by Paul R. Spitzzeri
As a previous post here noted, the earliest written record of the famous La Brea Tar Pits, west of Los Angeles, came with Father Juan Crespí’s notes while with the first Europeans land-based travel in California as he observed in 1769 the presence of “pitch springs” in the area, which later included the 4,400-acre Rancho La Brea, granted to the Rocha family and long owned by surveyor Henry Hancock, whose widow, Ida Haraszthy and son Allan maintained ownership, with Allan later making a bundle developing oil and the exclusive Hancock Park subdivision on the ranch.
There were other tar pits or springs in the region, including in today’s Brea Canyon at the east end of Los Angeles County where it meets northeastern Orange County, but the tar pits in west Los Angeles have achieved renown and the La Brea Tar Pits, renamed in 2019 to include the George C. Page Museum of La Brea Discoveries, is a county-owned site today.
Naturally, the presence of the pits meant the presence of petroleum, as well, and, while early indications of oil were found in the 1890s by Arthur F. Gilmore, whose son Earl developed the Gilmore name in the industry, and Allan Hancock also benefited from the oil found on his portion of Rancho La Brea, the first successful operation to extract crude from the rancho was by the Salt Lake Oil Company, which gave its name to the oil field there and which was formed by business figures with tied to the Utah state capital.
The highlighted artifact from the Homestead’s holdings for this post is a press photograph, with stamps from 1918 and 1923 on it, of a portion of the tar pits with oil derricks just to the north. Few structures are found in the image, which features a winsome young woman pointing to the large tar pit and three persons standing on its northern edge. About fifteen derricks are visible in what was mostly grasslands, while, in the distance, is the Santa Monica Mountain range. We’ll focus here on early oil drilling by the Salt Lake Oil Company as well as some of the first excavations of prehistoric animals at the pits.
As the 20th century dawned, the Los Angeles Oil Field, located west of downtown, had been in operation for almost a decade after it was brought into existence by the rudimentary efforts of Charles Canfield and Edward Doheny, both of whom became oil titans in subsequent years. Doheny then partnered with the Atchison, Topeka and Santa Fe Railroad, which was moving to petroleum to fuel its locomotives, in bringing in the next big field in 1897 out at the Olinda Ranch in Orange County, just a short distance from Brea Canyon. There was also a smaller, but highly productive, pocket of oil in the upper elevations of the Puente Hills on the William R. Rowland Ranch, which was developed in the mid-Eighties.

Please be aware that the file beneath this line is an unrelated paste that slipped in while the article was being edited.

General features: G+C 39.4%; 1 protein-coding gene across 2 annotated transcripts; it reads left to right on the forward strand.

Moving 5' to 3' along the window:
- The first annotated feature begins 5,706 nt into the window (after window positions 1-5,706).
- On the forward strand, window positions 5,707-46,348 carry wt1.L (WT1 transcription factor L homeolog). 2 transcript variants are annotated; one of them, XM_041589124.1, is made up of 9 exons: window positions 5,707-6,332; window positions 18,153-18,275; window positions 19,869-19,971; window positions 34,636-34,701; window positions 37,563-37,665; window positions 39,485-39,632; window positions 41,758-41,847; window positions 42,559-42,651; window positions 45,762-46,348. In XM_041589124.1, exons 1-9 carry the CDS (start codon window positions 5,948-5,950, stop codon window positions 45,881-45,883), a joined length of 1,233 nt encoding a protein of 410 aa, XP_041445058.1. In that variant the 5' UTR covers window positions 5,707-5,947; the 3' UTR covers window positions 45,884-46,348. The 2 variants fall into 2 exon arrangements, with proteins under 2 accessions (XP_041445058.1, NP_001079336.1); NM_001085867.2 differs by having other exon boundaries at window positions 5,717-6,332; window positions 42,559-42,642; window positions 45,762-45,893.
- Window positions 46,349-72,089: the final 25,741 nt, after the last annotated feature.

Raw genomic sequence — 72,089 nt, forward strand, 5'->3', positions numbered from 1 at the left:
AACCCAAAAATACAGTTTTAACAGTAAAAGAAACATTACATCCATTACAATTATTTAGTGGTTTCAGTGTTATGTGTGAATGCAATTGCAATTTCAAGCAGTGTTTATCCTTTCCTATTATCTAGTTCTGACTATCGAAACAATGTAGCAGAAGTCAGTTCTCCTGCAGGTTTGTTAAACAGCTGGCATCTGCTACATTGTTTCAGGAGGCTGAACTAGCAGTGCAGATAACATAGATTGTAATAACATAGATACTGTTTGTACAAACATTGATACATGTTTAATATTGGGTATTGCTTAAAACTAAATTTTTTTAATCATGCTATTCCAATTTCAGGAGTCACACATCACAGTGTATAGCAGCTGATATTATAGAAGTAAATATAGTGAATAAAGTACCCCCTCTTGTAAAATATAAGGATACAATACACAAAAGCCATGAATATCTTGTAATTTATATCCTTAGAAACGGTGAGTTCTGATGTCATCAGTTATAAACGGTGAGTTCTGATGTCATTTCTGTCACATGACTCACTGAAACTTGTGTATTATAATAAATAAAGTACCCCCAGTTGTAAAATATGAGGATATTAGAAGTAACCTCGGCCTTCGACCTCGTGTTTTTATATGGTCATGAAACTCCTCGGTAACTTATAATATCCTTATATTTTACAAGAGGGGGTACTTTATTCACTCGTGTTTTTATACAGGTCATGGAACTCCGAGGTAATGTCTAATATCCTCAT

While it turned out that Olinda was the southeastern extremity of an “oil belt” that ran from Los Angeles through the Montebello, Puente and Chino hills ranges, the next major field was the Salt Lake, originally considered a western or southwestern extension of the Los Angeles field. Incidentally, before it was known that there were large deposits of oil for commercial exploitation and just about the time that Canfield and Doheny made their modest discovery, the Los Angeles Herald of 13 November 1893 saw other potential for the Rancho La Brea, stating,
Between Los Angeles and Long Beach, between Los Angeles and Wilmington and Los Angeles and Santa Monica there ought to be ten or twenty people where there is one now. The lands are notable for their fine soil and productiveness. The Laguna ranch to the south comes up to the city line, and would afford homes for a thousand families. The country towards the Cahuenga pass ought to be in great demand. The ranchos Los Bueyes, La Brea and Buenos Ayres would support a great population, as would the Cerritos and Alamitos towards the south. The Cienega ought to be drained and settled. Until these things are done Los Angeles will be denied her legitimate opportunities for expansion. Much of this territory will undoubtedly soon be subdivided.
The onset of the new century also marked the third major growth boom in greater Los Angeles, following the modest one of the late 1860s through mid 1870s and the greater Boom of the Eighties. So, it was hardly a surprise that the expansion of the oil industry, occurring as well as railroad development continued, the automobile increasingly became common and aviation was right around the corner, boomed, as well.
An early reference to activity in the Salt Lake oil field came from the 16 February edition of the Los Angeles Times, which reported that those who doubted the likelihood of oil being found west and southwest of Los Angeles “need but to view the new well of the Salt Lake Oil Company to experience a change of views.”
The prior week, the article continued, “a landing was made . . . at a depth of 1280 feet” and the well “is now flowing oil” at about 50 barrels a day, with it being of a very light gravity (later accounts pegged it at 18 degrees, about half of what was considered heavy crude. The piece ended by noting that the firm “is backed almost entirely by Salt Lake [City] capital” and that it “started drilling in the field about six months ago, and now has five producers, the last being the best well struck.”